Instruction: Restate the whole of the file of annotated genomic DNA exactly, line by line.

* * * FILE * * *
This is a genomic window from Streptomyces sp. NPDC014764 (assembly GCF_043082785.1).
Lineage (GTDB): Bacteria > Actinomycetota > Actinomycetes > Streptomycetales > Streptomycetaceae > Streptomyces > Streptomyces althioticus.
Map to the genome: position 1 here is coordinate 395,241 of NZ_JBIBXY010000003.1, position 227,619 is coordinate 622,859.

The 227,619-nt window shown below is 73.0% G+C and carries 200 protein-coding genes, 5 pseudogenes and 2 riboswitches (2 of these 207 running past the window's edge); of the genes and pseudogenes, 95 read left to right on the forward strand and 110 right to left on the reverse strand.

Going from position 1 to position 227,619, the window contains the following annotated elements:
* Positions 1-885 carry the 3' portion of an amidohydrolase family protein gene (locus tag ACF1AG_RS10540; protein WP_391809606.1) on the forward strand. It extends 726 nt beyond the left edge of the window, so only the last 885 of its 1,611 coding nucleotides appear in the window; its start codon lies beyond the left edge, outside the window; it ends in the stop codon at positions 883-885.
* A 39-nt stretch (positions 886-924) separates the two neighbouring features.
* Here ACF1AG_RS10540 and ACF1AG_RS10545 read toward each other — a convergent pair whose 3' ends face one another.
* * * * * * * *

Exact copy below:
This is a genomic window from Streptomyces sp. NPDC014764 (assembly GCF_043082785.1).
Lineage (GTDB): Bacteria > Actinomycetota > Actinomycetes > Streptomycetales > Streptomycetaceae > Streptomyces > Streptomyces althioticus.
Map to the genome: position 1 here is coordinate 395,241 of NZ_JBIBXY010000003.1, position 227,619 is coordinate 622,859.

The 227,619-nt window shown below is 73.0% G+C and carries 200 protein-coding genes, 5 pseudogenes and 2 riboswitches (2 of these 207 running past the window's edge); of the genes and pseudogenes, 95 read left to right on the forward strand and 110 right to left on the reverse strand.

Going from position 1 to position 227,619, the window contains the following annotated elements:
* Positions 1-885 carry the 3' portion of an amidohydrolase family protein gene (locus tag ACF1AG_RS10540; protein WP_391809606.1) on the forward strand. It extends 726 nt beyond the left edge of the window, so only the last 885 of its 1,611 coding nucleotides appear in the window; its start codon lies beyond the left edge, outside the window; it ends in the stop codon at positions 883-885.
* A 39-nt stretch (positions 886-924) separates the two neighbouring features.
* Here ACF1AG_RS10540 and ACF1AG_RS10545 read toward each other — a convergent pair whose 3' ends face one another.